This is a drunk me and Julie Andrews on our graduation ceremony at Goldsmiths in 2010, I think. Our Master’s degree in psychodynamic counselling. A course I was already lecturing on with no degree, just two GCSEs in English, music and a CSE in typing.
I left school at sixteen and didn’t do any more education until I was working at Marie Stope Annexe pregnancy and advisory clinic where Julie and I became the last counsellors to be half-funded for our diplomas in counselling. In order to work as counsellors for women who were pre and post-abortion. After us, they ditched the counsellors.
Working at Marie Stopes and training together Julie and I became firm friends. Over fifteen years later it was a delight to find ourselves snuck in on the third year of the Master’s degree course at Goldsmiths. £2000 we paid for a Masters degree. Brilliant. Bargain. And much thanks to our friend and course convenor for this opportunity.
We’d already been lecturing at the University. My idea of lecturing involves just me. No power points or notes or flip charts. Just me with a few books I may show punters. I prefer small groups. Intimate and experiential learning.
In that year I learned that academia was not all it was cracked up to be in my little fantasy. I didn’t enjoy it. The lectures weren’t particularly current and my tutor was the worst. I’d heard she was a tricky one as some of my students who I supervised on placement had had issues with her. When I was allocated this tutor, I omnipotently thought she would be okay with me. I’d win her over with my humour and years of experience as a psychotherapist.
Why did I think I could woo her and we’d get on? Why hadn’t I listened to my volunteer counsellors? Why hadn’t I told the convenor it would be difficult working with this tutor?
I worked my arse off with that bloody thesis and everything I wrote I believed was right to her was wrong. I rewrote to her suggestions only to find it was wrong again and she’d suggest I change it back. I paid extra for her time as I rewrote. Afterwards, I realised how unethical this was. I feared I would fail. I was so eager to please this woman.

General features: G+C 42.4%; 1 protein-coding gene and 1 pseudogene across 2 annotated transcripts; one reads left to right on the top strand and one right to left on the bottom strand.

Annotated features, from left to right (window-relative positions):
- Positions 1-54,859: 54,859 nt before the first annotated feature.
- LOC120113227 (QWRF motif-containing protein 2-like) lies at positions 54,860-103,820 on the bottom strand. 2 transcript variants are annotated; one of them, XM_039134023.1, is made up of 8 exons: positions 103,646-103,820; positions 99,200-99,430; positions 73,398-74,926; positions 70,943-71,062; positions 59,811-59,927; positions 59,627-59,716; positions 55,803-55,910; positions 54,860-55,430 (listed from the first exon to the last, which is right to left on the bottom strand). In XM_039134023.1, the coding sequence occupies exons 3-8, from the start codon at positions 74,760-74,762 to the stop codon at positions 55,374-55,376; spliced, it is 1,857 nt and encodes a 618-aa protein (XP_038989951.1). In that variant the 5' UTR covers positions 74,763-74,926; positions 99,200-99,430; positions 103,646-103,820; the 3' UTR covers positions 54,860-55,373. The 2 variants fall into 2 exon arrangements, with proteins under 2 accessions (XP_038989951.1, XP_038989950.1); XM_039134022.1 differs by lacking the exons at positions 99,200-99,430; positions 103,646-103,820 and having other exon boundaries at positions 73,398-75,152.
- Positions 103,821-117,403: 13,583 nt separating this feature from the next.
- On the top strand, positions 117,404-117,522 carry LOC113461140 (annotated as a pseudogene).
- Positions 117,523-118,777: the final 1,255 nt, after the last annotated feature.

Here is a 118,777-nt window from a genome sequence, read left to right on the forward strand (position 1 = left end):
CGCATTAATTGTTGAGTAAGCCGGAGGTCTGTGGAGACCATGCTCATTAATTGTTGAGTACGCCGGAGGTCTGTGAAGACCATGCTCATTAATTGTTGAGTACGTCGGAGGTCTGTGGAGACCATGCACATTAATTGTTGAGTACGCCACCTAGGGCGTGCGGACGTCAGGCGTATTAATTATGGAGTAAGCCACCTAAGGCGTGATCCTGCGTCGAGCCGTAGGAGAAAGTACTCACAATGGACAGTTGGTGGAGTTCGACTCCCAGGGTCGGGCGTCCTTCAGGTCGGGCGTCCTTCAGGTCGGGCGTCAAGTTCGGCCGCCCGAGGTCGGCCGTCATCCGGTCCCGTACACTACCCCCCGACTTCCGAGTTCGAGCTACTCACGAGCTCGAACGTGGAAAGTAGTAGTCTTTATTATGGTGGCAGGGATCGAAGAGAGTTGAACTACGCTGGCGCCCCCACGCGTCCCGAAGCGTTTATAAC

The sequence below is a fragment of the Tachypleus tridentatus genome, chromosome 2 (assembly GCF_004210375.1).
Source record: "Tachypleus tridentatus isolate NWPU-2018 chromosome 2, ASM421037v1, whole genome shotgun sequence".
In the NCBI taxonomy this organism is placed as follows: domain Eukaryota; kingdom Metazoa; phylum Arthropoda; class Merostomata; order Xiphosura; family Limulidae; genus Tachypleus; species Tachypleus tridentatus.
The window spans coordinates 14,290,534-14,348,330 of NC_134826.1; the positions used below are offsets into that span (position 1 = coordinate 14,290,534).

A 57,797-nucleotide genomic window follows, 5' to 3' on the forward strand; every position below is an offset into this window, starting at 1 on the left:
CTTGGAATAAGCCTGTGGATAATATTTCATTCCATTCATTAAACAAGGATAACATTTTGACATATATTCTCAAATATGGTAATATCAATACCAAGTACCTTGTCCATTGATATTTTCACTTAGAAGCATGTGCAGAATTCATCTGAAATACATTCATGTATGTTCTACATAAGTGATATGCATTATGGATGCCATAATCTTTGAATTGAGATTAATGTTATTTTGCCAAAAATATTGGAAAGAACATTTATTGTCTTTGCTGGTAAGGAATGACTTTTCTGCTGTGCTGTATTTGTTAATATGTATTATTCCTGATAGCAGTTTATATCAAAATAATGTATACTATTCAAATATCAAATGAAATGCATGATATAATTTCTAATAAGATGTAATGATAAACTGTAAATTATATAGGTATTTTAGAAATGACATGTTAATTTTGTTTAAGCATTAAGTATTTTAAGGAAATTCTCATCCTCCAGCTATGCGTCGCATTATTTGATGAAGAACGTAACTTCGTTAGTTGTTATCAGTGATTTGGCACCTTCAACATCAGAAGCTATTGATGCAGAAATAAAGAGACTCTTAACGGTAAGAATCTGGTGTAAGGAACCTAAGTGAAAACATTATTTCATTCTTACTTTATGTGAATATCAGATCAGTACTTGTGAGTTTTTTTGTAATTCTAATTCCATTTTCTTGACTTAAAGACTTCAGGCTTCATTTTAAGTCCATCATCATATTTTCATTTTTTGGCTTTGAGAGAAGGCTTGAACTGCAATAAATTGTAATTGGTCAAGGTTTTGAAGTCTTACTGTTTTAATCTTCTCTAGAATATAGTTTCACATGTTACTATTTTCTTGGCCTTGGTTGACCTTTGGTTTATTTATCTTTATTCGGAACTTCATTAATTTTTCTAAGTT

My thesis became hers not mine. I rewrote and rewrote. Whilst I passed with 56 marks I was hugely disappointed and to this day I have not revisited the thesis. It was shite. I hated it. In fact, I think it has gone from my documents and I don’t believe I have a hard copy.
Now I wonder what the point of it all was. I wasn’t and never will be an academic. Whilst I learned so much in my research from the GP surgery I worked in, my personal therapy and supervision. I did learn however how a university deals with a tutor/lecturer (not mine) who is found by one of the students to have dementia. A sensitive and sad dilemma for sure.
The best bit about the whole experience was getting pissed at the graduation and wearing my gold lame trousers under the stupid black gown that cost a ridiculous amount to hire. Just like school, the best bits were smoking in the bogs and the end of year disco.
Einstein said: “The only thing that interferes with my learning is my education”.
He’s damn right. I’d ticked a box, but at the end of it who gave a shite? I have never been asked for my certificate. What was the point? To have this wonderful photo of me and my friend Julie with her hand on my boob.
I worked at Goldsmiths for a few years later as a case management supervisor. I had the job with or without the degree.The money was shit but I did enjoy it. For a while.
My son is at Falmouth Uni in his third year of a popular music degree. I support from afar. His loan at the end will be around £50,000. What will his degree mean to him?
My daughter is a year away from her GCSE’s. I try to support her but can only help by listening and getting her help elsewhere. She hates school like I did. She’s more interested in tarot cards, crystals and appropriately hating her mother.
I have a new realisation that I am probably dyslexic. Our family laugh at me as I never get pan o choc right. Is it pan o choc or choc o pan? My brain will not withhold this. Even when I say it correctly three times over I’ll still get it wrong. But who gives a shit? Everyone knows what I mean. I don’t come back from the shop with crumpets. I don’t like choc pans anyway. Or crumpets.
Mental health surges when one struggles in our education system. The hierarchy, the bullying, the lack of self worth, the projection from over worked teachers and scared head teachers who fear losing their positions. The God of Ofsted. And now the restrictions, masks, no communal areas and crazy new exam procedures due to covid measures.
We are all funnelled into it, as Pink Floyd The Wall beautifully elaborates. We are statistics. Some thrive, but the emotional damage of being dumbed down, feeling stupid and not valued because you just can’t tick those boxes has long-lasting damage.
As I watch the changes going on in the further education college I work at it feels like I’m in a sinking ship. I’m too old to see what is on their horizon so I’m jumping off into more creative horizons. Soon to be free of all institutions.
I wonder how that will feel? I wonder whether I will miss it? Will I feel free? I guess not until my kids have left education. Maybe I’ll stay until then. Not lose sight of the reality.
Would I miss the staff I work with? I don’t miss my job in the NHS, I have memories of the lovely staff but I don’t miss them.
“All in all you just another brick in the wall” Pink Floyd.
(nb there were five attempted suicides last week at the sister college I work for)